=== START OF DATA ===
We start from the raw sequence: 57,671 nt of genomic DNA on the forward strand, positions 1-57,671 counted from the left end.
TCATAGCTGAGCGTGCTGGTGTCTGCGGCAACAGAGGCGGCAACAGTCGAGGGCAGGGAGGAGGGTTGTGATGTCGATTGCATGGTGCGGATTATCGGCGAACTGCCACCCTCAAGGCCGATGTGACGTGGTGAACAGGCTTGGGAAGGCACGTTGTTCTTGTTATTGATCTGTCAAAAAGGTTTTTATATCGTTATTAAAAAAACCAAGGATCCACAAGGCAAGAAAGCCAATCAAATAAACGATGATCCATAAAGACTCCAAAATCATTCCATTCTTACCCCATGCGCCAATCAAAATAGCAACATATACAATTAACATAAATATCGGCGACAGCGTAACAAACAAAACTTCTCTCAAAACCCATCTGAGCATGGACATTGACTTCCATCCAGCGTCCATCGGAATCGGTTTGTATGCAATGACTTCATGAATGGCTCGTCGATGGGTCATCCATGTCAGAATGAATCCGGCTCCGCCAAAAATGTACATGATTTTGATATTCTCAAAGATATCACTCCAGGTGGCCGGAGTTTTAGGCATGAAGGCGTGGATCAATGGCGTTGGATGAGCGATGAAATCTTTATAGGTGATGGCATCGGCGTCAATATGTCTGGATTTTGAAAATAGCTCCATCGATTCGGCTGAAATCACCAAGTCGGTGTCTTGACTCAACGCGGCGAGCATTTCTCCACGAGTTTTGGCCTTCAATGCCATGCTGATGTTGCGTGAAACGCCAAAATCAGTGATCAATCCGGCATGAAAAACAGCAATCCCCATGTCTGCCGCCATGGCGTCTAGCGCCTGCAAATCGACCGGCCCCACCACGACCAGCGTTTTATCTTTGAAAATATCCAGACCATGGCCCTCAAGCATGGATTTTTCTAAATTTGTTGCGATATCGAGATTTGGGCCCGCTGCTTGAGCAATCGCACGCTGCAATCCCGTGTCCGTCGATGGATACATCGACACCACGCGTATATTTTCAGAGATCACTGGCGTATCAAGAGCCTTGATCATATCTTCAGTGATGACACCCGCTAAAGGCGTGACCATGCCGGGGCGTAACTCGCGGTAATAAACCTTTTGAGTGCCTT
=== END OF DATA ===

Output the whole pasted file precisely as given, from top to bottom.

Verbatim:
We start from the raw sequence: 57,671 nt of genomic DNA on the forward strand, positions 1-57,671 counted from the left end.
TCATAGCTGAGCGTGCTGGTGTCTGCGGCAACAGAGGCGGCAACAGTCGAGGGCAGGGAGGAGGGTTGTGATGTCGATTGCATGGTGCGGATTATCGGCGAACTGCCACCCTCAAGGCCGATGTGACGTGGTGAACAGGCTTGGGAAGGCACGTTGTTCTTGTTATTGATCTGTCAAAAAGGTTTTTATATCGTTATTAAAAAAACCAAGGATCCACAAGGCAAGAAAGCCAATCAAATAAACGATGATCCATAAAGACTCCAAAATCATTCCATTCTTACCCCATGCGCCAATCAAAATAGCAACATATACAATTAACATAAATATCGGCGACAGCGTAACAAACAAAACTTCTCTCAAAACCCATCTGAGCATGGACATTGACTTCCATCCAGCGTCCATCGGAATCGGTTTGTATGCAATGACTTCATGAATGGCTCGTCGATGGGTCATCCATGTCAGAATGAATCCGGCTCCGCCAAAAATGTACATGATTTTGATATTCTCAAAGATATCACTCCAGGTGGCCGGAGTTTTAGGCATGAAGGCGTGGATCAATGGCGTTGGATGAGCGATGAAATCTTTATAGGTGATGGCATCGGCGTCAATATGTCTGGATTTTGAAAATAGCTCCATCGATTCGGCTGAAATCACCAAGTCGGTGTCTTGACTCAACGCGGCGAGCATTTCTCCACGAGTTTTGGCCTTCAATGCCATGCTGATGTTGCGTGAAACGCCAAAATCAGTGATCAATCCGGCATGAAAAACAGCAATCCCCATGTCTGCCGCCATGGCGTCTAGCGCCTGCAAATCGACCGGCCCCACCACGACCAGCGTTTTATCTTTGAAAATATCCAGACCATGGCCCTCAAGCATGGATTTTTCTAAATTTGTTGCGATATCGAGATTTGGGCCCGCTGCTTGAGCAATCGCACGCTGCAATCCCGTGTCCGTCGATGGATACATCGACACCACGCGTATATTTTCAGAGATCACTGGCGTATCAAGAGCCTTGATCATATCTTCAGTGATGACACCCGCTAAAGGCGTGACCATGCCGGGGCGTAACTCGCGGTAATAAACCTTTTGAGTGCCTT